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The Granger Report-3rdQ/2000

Wanxian was a city and district 181.)


"[u]nique on the Yangtze, [for it] had
ever been a trouble spot. Rival YangPat's flagship was the USS Isabel
generals fought in and around it. stationed at Shanghai. Isabel's
Bandits threatened, floods took their statistics were: displacement - 710-
toll of the lower-lying parts, tons; length - 245'3" x beam - 27'9" x
foreigners clung precariously to their draft - 8'6"; speed - 26 knots;
business in the face of all hazards complement - 99; armament - four
and provocations." (Tolley, p. 232.) three-inch rifles and an assortment of
hand weapons. Though it had plenty
If that were not enough, the Yangtze's of speed, this Isabel's greater length,
worst rapids lay in the gorges just draft and weight barred it from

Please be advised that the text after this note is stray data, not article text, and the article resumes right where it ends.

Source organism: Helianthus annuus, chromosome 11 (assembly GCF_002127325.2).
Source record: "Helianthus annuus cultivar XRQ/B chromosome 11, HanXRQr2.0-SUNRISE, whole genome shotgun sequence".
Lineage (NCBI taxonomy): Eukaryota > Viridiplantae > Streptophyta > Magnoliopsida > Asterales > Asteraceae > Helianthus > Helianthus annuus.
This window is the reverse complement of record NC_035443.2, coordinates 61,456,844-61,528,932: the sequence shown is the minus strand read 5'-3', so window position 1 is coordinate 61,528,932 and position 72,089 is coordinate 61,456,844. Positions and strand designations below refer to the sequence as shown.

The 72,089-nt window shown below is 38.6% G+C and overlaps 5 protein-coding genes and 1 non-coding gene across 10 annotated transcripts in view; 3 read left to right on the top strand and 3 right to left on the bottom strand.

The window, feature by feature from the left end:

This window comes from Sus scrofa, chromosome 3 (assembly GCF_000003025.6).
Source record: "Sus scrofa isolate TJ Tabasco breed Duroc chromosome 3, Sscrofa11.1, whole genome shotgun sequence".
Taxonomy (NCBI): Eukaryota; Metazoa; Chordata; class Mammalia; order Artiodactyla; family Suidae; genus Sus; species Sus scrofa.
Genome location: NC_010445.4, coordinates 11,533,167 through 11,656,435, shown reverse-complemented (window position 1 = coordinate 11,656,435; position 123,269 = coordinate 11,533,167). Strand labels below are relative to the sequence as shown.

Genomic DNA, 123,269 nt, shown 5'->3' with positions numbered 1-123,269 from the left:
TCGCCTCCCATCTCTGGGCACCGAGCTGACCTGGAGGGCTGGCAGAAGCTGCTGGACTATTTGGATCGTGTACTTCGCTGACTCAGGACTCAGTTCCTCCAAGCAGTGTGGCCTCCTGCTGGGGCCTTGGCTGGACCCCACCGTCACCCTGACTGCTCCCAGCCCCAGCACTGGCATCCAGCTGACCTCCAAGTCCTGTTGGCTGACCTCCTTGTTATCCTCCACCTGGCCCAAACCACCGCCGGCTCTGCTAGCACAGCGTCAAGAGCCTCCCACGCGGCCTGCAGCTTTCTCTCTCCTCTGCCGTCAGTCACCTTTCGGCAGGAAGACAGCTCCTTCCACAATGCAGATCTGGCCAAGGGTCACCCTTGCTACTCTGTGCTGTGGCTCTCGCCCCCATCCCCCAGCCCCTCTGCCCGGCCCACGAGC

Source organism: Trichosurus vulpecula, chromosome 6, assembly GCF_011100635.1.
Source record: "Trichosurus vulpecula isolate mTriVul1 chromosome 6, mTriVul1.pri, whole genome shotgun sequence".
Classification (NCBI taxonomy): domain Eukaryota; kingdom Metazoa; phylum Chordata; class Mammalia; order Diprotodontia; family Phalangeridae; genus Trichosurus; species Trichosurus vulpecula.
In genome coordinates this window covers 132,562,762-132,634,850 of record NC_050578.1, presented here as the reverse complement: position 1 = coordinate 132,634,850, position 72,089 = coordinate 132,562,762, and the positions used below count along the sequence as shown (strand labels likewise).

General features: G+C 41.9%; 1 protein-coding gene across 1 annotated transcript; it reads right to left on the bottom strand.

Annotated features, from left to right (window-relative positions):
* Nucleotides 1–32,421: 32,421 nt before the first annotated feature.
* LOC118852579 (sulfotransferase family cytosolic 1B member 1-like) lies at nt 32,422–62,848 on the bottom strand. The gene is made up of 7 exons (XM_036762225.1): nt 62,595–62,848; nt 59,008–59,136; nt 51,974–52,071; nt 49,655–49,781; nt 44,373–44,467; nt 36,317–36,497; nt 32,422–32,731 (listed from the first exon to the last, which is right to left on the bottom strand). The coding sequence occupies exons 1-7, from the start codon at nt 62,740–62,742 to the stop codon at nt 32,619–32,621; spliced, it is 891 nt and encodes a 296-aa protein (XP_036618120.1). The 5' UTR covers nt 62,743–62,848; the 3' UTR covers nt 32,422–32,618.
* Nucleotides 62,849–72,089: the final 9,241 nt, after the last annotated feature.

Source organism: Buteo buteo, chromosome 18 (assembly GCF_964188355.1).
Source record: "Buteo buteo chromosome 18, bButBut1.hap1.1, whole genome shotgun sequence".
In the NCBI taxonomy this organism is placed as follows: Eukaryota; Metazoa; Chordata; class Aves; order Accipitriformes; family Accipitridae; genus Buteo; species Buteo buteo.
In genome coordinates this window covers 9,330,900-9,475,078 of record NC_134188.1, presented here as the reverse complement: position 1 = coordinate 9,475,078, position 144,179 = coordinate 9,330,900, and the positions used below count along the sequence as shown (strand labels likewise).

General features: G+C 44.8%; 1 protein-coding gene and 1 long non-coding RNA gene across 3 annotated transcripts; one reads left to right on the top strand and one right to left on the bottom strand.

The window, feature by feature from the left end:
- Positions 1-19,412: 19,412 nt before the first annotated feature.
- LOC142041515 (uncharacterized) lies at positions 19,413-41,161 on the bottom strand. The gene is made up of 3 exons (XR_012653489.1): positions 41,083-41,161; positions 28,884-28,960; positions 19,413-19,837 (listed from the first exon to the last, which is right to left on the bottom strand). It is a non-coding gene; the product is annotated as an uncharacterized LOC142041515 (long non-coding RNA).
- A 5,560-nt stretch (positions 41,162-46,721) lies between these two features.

below Wanxian! That Granger never upriver gunboat duty.
lost a precious load of fossils in them
is admirable. For, as Granger noted When Granger made his three
on February 28, 1922: ". . . Reached expeditions to the Wanxian district,
the wreck of the Hung Fok about 10 only a handful of gunboats from any
o'clock . . . Capt. Hudson said he had of the nations present were capable of
seen nearly fifty people drowned navigating the Upper River "where the
there while he had been stationed shooting was prevalent . . . robbers
there. Several post boats had proliferated . . . merchants and
capsized and some mail lost." (W. missionaries complained bitterly."
Granger, Diary.) (Tolley, p. 84).

The Grangers' connection with the It may have mattered little anyway:
Yangtze gunboats apparently is "[s]oon after the 1927 Battle of
unique to the histories of gunboats Wanhsien, where three British river
and paleontology. Yangtze gunboats gunboats bloodily slugged it out with
in particular interacted with all sorts a Chinese field army, the China
of civilians throughout the Yangtze, Weekly Review read the tea leaves
but Walter Granger is the only fossil- with awesome accuracy: 'A little tin
hunting paleontologist for whom, as gunboat on a narrow river is no
well as for his wife, there is a record match in a fight with a Chinese army